Document Layout Tutorials
Text Flow Tutorials
PageElement Abstract Class
Frame : PageElement Class
TextBlock : PageElement Class
ImageBlock : PageElement Class
Box : PageElement Class
Rule : PageElement Class
Using Picture Formatters
You may apply a ‘picture’ format to numeric values, and also to text labels to enforce truncation or wrapping into a given width.
Formatting numeric values
Wherever you can use numeric value as labels (axes and data value tags) you may specify a suitable format string to have the numbers converted to appropriate text. Typical formats would be:
Note that .Net always shows leading minus signs for negative numbers. If you really want absolute values shown, use a 2-part format such as ‘##0;##0’ to have the negative values formatted without the leading minus.
The characters ‘#’, ‘-’ and ‘0’ are used to place the digits. The total number of ‘-#0’ characters in front of the decimal point determines the largest number you can display. Larger numbers are shown as ‘****’ to indicate overflow. Leading ‘0’ characters are zero-filled; leading ‘#’ characters are suppressed if not used. Digits after the decimal point are always shown, so ‘#’ and ‘0’ are equivalent here. Negative numbers are given a leading ‘-’ only if you use ‘-’ rather than ‘#’ as the placeholder.
The common currency symbols ‘$£’ and Euro will float to the front of the result if used as the first character in the format.
The character ‘~’ suppresses the digit in that position, so a vector of years could be formatted as ‘~~00’ to suppress the century part of the 4-digit number.
If the picture begins with an opening parenthesis, negative numbers will be parenthesised, rather than being shown with leading -ve symbols.
If any of the tokens ‘E-0’ ‘E+0’ ‘E0’ occur in the formatter, scientific notation will be used. A ‘+’ in the exponent part will always be shown, but a minus will only be shown when necessary. Floating currency symbols and other leading and trailing characters may be used as normal, for example ‘-##0.00E+00kg’ is a valid formatter here.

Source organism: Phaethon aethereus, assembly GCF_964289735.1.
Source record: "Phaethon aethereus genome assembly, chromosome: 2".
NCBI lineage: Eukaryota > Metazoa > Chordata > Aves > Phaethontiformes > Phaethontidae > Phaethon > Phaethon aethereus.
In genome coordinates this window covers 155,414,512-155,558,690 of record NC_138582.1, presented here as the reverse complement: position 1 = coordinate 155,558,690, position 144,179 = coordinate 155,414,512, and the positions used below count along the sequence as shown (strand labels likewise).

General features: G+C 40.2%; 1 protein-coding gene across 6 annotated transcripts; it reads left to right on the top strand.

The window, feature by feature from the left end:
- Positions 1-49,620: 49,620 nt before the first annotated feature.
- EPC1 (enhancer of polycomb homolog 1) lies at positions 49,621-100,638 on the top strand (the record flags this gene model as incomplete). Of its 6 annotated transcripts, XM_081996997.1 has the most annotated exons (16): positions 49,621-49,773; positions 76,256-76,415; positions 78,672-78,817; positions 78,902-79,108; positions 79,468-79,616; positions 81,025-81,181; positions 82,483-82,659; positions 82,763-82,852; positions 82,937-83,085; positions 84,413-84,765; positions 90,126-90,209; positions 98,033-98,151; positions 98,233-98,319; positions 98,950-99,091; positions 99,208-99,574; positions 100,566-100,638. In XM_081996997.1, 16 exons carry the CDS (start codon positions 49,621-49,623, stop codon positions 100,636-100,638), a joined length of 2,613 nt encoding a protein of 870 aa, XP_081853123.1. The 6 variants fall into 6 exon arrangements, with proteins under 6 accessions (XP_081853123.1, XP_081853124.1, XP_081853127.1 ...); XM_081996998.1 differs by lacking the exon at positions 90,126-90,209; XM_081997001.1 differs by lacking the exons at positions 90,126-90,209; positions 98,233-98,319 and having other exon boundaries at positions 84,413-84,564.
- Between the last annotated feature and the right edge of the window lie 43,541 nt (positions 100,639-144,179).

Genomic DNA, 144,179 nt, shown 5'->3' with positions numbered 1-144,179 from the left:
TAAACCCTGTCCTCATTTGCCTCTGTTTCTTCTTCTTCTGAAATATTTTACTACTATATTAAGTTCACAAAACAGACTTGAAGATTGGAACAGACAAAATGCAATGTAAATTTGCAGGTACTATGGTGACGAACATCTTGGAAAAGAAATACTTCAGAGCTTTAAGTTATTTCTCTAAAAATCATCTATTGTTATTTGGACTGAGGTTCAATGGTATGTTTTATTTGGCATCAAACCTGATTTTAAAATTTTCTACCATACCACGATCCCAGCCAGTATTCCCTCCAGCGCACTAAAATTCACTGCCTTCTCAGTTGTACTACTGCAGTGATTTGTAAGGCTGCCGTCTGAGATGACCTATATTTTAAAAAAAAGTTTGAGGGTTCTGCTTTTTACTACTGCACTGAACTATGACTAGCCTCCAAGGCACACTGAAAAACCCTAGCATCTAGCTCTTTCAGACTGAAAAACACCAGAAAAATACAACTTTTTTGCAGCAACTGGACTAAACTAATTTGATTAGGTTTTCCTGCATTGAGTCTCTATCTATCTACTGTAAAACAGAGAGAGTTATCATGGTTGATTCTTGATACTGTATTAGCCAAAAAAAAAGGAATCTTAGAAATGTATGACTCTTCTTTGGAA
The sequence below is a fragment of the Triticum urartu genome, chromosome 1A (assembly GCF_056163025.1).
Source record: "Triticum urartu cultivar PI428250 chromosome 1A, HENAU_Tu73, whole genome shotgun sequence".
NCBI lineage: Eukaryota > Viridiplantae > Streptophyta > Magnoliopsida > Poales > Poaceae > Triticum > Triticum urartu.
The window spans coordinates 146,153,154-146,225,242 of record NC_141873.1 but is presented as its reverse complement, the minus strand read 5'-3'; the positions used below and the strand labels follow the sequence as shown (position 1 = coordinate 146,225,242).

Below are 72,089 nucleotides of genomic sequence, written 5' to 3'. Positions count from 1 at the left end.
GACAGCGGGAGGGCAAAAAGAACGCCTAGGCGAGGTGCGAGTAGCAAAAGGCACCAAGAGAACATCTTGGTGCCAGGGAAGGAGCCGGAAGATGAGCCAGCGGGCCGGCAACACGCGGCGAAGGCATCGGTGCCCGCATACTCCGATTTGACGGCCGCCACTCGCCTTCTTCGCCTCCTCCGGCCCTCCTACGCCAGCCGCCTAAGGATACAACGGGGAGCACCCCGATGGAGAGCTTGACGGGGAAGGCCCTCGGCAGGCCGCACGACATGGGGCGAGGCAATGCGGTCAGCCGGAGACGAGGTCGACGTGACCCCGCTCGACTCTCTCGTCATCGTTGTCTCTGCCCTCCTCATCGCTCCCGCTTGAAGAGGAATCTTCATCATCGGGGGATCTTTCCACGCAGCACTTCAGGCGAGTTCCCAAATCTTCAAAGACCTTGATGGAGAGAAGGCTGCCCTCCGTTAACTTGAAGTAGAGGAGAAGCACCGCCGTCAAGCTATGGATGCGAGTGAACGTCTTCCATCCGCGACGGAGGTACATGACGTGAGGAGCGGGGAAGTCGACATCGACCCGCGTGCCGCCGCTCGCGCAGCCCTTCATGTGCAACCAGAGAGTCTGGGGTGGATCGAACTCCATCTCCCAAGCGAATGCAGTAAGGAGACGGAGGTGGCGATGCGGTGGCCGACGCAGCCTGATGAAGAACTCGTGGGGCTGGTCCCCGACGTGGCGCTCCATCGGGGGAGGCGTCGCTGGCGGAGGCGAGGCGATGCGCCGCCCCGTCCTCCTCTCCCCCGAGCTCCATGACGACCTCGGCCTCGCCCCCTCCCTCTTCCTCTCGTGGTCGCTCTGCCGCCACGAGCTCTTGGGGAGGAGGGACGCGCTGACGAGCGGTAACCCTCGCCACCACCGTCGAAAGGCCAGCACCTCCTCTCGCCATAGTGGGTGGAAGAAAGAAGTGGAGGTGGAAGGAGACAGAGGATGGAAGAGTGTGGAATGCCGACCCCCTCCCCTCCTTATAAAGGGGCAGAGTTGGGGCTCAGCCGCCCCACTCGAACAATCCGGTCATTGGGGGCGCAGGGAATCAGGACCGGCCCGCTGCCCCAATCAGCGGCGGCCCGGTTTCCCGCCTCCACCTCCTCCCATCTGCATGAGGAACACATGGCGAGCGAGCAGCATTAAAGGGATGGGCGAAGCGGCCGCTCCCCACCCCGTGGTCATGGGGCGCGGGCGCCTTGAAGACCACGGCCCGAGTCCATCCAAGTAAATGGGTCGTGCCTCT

All special characters can be escaped with a preceding ‘\’ character, which must therefore be doubled to print out.
All other characters are simply treated as insertions, with the exception of ‘,’ which is only inserted if there were enough digits in the number to require it. The trailing % does not automatically scale the data.
Note that you always use the ‘American’ convention here for the decimal and thousands separators. These will be converted to your local currency symbols by the formatting function before the finished text is written to the chart.
Formatting text labels
A limited subset of the picture formatting capability may be used with text items, such as value tags and axis labels.
These special characters may be escaped by preceding them with a backslash ‘\’.
Any other characters are treated as insertions, so a format like ‘SKU:XX/XXXX’ could be used for product codes, or a format such as ‘XXXX-XX-XX’ would be appropriate for text dates in the form 20020612. You may use line-break character as an insertion within the string, for example ‘SKU:\nXX/XXXX’ will make 2-line labels prefixed with ‘SKU:’, and ‘SKU:\nXXXXXX;’ will make a multi-line label wrapping at 6 X-widths in the label font size.
See also ...